The two stood in silence for a while, staring at the rising and falling wall.
Ron broke the silence by laughing. Or making a noise that was very similar to laughing. It sounded like at least 4 people were laughing out of sync simultaneously.
“You probably noticed this already, but this room is heavily warded. In fact, every room is. We can speak freely here. And not just in hypotheticals.” Ron said. He sat down on one of the chairs, and Sylver sat down on the bed.
“I’ve got to ask, but why exactly is it that you’re so trusting towards me? I’m self-aware enough to know I don't scream friendly and trustworthy.” Sylver asked.
“Why not? You didn’t even flinch when you saw me, you’ve been nothing but polite and trusting. You even gave me your bag without any threats or warnings. But most of all, I had a good feeling about you. And the Cord is always looking for new members, they’re more than willing to permit me a few mistakes. Out of forty-three recruitment attempts, I’ve only gotten it wrong twice.” Ron said, proudly. Sylver decided not to ask what happened when he got it wrong.
“I actually don’t want to join them. I’m a simple adventurer. I’m here to go on quests, help people when I can, and most importantly enjoy myself. Getting stuck maneuvering local underground politics, would get way too much in the way of that.” Sylver said.
“Right…” Ron said, in a tone that made it clear that he wasn’t buying this bullshit but would be pretending he did, just to keep the conversation going. “That’s fine too. But in that case, you’ll have to meet with Raba, but she’s good with secrets.” Ron said.
“Raba?” Sylver asked.
“She’s how people like you, who want to use their services but don’t want to properly join, get access to the Cord. Like a middleman. Or middlewoman in this case. I can introduce you to her tonight if you want.” Ron said.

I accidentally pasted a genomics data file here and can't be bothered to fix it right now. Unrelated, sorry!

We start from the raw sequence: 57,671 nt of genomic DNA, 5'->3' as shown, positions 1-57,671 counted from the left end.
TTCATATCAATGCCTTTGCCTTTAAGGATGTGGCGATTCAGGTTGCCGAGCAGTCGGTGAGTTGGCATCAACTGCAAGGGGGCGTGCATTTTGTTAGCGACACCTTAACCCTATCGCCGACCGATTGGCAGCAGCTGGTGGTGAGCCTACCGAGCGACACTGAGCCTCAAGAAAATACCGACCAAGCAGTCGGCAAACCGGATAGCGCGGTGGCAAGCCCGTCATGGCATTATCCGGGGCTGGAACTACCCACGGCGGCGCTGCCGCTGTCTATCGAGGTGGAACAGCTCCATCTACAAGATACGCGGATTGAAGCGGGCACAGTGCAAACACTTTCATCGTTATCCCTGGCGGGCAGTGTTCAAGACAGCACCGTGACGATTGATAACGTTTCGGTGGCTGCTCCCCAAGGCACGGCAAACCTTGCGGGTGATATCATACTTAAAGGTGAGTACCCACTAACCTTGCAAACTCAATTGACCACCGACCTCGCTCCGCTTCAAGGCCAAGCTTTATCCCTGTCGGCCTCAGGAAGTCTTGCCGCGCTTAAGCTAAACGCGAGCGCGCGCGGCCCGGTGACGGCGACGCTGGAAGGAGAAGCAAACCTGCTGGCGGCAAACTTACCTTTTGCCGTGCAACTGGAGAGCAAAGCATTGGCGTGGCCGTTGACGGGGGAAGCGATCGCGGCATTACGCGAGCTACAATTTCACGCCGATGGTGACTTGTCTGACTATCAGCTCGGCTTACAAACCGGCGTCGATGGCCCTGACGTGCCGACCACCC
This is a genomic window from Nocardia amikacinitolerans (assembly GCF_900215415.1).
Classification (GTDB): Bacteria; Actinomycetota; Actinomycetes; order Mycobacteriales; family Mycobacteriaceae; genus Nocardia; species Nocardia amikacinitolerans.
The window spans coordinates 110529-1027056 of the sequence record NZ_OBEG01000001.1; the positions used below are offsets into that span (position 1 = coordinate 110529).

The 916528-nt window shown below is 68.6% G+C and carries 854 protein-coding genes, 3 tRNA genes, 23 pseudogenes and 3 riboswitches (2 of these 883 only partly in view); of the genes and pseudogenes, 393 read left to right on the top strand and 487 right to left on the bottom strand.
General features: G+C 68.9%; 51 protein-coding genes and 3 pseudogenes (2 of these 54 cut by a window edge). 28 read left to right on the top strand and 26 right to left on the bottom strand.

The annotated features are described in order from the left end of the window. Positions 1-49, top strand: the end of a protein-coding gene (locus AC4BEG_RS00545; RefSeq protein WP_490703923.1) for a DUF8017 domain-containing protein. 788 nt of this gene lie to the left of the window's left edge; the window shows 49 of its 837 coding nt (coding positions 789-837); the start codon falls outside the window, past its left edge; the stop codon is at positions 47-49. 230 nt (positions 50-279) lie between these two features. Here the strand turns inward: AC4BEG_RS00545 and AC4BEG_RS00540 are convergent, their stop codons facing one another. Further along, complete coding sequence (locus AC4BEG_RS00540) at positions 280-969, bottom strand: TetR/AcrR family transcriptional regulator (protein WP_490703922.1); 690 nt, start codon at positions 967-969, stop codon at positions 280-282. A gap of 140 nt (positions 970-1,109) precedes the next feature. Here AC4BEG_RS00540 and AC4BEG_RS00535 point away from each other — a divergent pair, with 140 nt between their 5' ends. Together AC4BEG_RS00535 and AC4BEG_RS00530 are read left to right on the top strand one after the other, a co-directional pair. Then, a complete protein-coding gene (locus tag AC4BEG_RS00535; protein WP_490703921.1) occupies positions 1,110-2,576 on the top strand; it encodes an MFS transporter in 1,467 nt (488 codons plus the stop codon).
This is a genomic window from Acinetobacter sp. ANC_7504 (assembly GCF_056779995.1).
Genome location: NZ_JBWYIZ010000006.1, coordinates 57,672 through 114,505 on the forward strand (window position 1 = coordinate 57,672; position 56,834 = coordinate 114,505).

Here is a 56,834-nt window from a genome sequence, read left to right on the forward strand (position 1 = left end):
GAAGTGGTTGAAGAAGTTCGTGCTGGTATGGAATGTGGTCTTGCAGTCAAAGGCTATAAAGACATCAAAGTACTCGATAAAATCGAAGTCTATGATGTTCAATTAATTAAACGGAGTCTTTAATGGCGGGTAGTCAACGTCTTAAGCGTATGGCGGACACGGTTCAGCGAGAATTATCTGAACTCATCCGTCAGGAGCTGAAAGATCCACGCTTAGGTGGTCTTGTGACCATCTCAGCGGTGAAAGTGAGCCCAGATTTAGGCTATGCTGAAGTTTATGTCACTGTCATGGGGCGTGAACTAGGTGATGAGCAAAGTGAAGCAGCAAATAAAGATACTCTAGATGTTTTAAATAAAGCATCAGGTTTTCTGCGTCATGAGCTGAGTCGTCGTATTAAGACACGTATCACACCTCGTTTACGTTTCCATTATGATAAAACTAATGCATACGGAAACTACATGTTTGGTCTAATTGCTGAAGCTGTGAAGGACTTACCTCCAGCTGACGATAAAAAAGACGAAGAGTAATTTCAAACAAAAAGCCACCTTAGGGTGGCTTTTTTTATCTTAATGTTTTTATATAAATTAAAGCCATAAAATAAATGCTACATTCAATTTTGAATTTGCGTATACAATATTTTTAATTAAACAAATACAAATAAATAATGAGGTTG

Suddenly remembering the time, Sylver got off the bed and went through his new bag of clothes. “I’ll have to ask for you to wait a while before doing anything. I don’t have the funds right now, and I’m not really in a rush. I’ll let you know when I’m ready.”
“Not a problem, I just thought you should know,” Ron said.
Ron left after that, and Sylver got to work cleaning himself properly. The system used for the water was a little daunting initially, but he quickly got the hang of it. It used pictures to describe what each button would do, and currently, he was standing under warm rain and scrubbing himself clean.
He was quite sad to see the tiny scars Ciege’s fight with the goblins had resulted in, but at the same time thought they gave the body some character. Looking at his well-toned muscles, few would think he was a magic user and not a warrior.
It might actually be a good idea to go with that. Get people ready for a physical assault, and then surprise them with magic. I wonder how long the muscles will stay like this, without Ciege’s daily exercise?
Getting dressed in more proper clothing, Sylver left his room to Tom to organize and gave the shade instructions to hide in the bed’s shadow when he was done. Typically, Sylver would never leave without a bodyguard, or a small army, in his shadow. But given how he’s just going on a date, and to an extent unkillable, he felt safe leaving Tom in his room. Plus it would keep him too alert if he felt Tom constantly moving around in there. Not to mention he’s no longer the arch necromancer of the Ibis, so there aren’t any reasons for anyone to send assassins after him, anymore. Even so, he hid a small dagger in his sleeve, just to be on the safe side.
Despite not having a face, Ron seemed to be grinning at Sylver, as he half ran out of the inn and out into the street.
Finding the red tower was quite easy. It was the tower that was red. Or red and white, if he had to be precise. It went up in a spiral, one-layer red, and the other white.
Thankfully he seemed to be a little early, as the woman was nowhere to be seen. As the last ray of light disappeared, he saw her off in the distance, running at an impressive speed towards him.